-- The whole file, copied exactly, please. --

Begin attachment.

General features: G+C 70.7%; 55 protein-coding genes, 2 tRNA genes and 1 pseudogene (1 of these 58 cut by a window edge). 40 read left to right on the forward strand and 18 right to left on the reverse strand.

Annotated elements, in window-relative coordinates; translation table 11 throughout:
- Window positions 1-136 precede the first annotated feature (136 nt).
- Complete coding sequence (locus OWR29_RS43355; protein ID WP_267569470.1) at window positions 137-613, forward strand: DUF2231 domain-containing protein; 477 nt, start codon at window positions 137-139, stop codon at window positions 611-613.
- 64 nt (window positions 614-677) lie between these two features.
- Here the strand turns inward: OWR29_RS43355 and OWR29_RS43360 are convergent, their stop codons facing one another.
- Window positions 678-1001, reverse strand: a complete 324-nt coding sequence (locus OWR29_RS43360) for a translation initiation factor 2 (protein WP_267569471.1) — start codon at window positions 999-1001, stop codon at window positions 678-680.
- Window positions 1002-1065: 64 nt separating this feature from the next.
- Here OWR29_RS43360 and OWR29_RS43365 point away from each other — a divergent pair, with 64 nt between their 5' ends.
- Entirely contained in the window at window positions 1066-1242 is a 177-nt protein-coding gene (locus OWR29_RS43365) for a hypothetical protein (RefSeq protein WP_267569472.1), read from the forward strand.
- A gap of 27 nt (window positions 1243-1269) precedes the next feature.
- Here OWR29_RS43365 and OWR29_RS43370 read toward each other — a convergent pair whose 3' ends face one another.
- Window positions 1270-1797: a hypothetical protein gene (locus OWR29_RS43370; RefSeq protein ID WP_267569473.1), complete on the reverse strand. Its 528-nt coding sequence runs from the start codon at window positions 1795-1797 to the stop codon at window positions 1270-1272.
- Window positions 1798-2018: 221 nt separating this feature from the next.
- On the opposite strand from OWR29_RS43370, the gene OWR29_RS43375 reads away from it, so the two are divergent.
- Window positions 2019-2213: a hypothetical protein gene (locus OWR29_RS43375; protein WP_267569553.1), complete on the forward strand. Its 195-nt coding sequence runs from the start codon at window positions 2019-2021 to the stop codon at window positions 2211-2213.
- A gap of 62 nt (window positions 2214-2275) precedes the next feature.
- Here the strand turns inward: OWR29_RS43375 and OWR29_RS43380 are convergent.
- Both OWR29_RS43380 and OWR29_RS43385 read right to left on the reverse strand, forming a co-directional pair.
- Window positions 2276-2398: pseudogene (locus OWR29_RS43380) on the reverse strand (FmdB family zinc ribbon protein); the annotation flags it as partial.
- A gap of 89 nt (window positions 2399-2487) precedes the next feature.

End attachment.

General features: G+C 70.7%; 55 protein-coding genes, 2 tRNA genes and 1 pseudogene (1 of these 58 cut by a window edge). 40 read left to right on the forward strand and 18 right to left on the reverse strand.

Annotated elements, in window-relative coordinates; translation table 11 throughout:
- Window positions 1-136 precede the first annotated feature (136 nt).
- Complete coding sequence (locus OWR29_RS43355; protein ID WP_267569470.1) at window positions 137-613, forward strand: DUF2231 domain-containing protein; 477 nt, start codon at window positions 137-139, stop codon at window positions 611-613.
- 64 nt (window positions 614-677) lie between these two features.
- Here the strand turns inward: OWR29_RS43355 and OWR29_RS43360 are convergent, their stop codons facing one another.
- Window positions 678-1001, reverse strand: a complete 324-nt coding sequence (locus OWR29_RS43360) for a translation initiation factor 2 (protein WP_267569471.1) — start codon at window positions 999-1001, stop codon at window positions 678-680.
- Window positions 1002-1065: 64 nt separating this feature from the next.
- Here OWR29_RS43360 and OWR29_RS43365 point away from each other — a divergent pair, with 64 nt between their 5' ends.
- Entirely contained in the window at window positions 1066-1242 is a 177-nt protein-coding gene (locus OWR29_RS43365) for a hypothetical protein (RefSeq protein WP_267569472.1), read from the forward strand.
- A gap of 27 nt (window positions 1243-1269) precedes the next feature.
- Here OWR29_RS43365 and OWR29_RS43370 read toward each other — a convergent pair whose 3' ends face one another.
- Window positions 1270-1797: a hypothetical protein gene (locus OWR29_RS43370; RefSeq protein ID WP_267569473.1), complete on the reverse strand. Its 528-nt coding sequence runs from the start codon at window positions 1795-1797 to the stop codon at window positions 1270-1272.
- Window positions 1798-2018: 221 nt separating this feature from the next.
- On the opposite strand from OWR29_RS43370, the gene OWR29_RS43375 reads away from it, so the two are divergent.
- Window positions 2019-2213: a hypothetical protein gene (locus OWR29_RS43375; protein WP_267569553.1), complete on the forward strand. Its 195-nt coding sequence runs from the start codon at window positions 2019-2021 to the stop codon at window positions 2211-2213.
- A gap of 62 nt (window positions 2214-2275) precedes the next feature.
- Here the strand turns inward: OWR29_RS43375 and OWR29_RS43380 are convergent.
- Both OWR29_RS43380 and OWR29_RS43385 read right to left on the reverse strand, forming a co-directional pair.
- Window positions 2276-2398: pseudogene (locus OWR29_RS43380) on the reverse strand (FmdB family zinc ribbon protein); the annotation flags it as partial.
- A gap of 89 nt (window positions 2399-2487) precedes the next feature.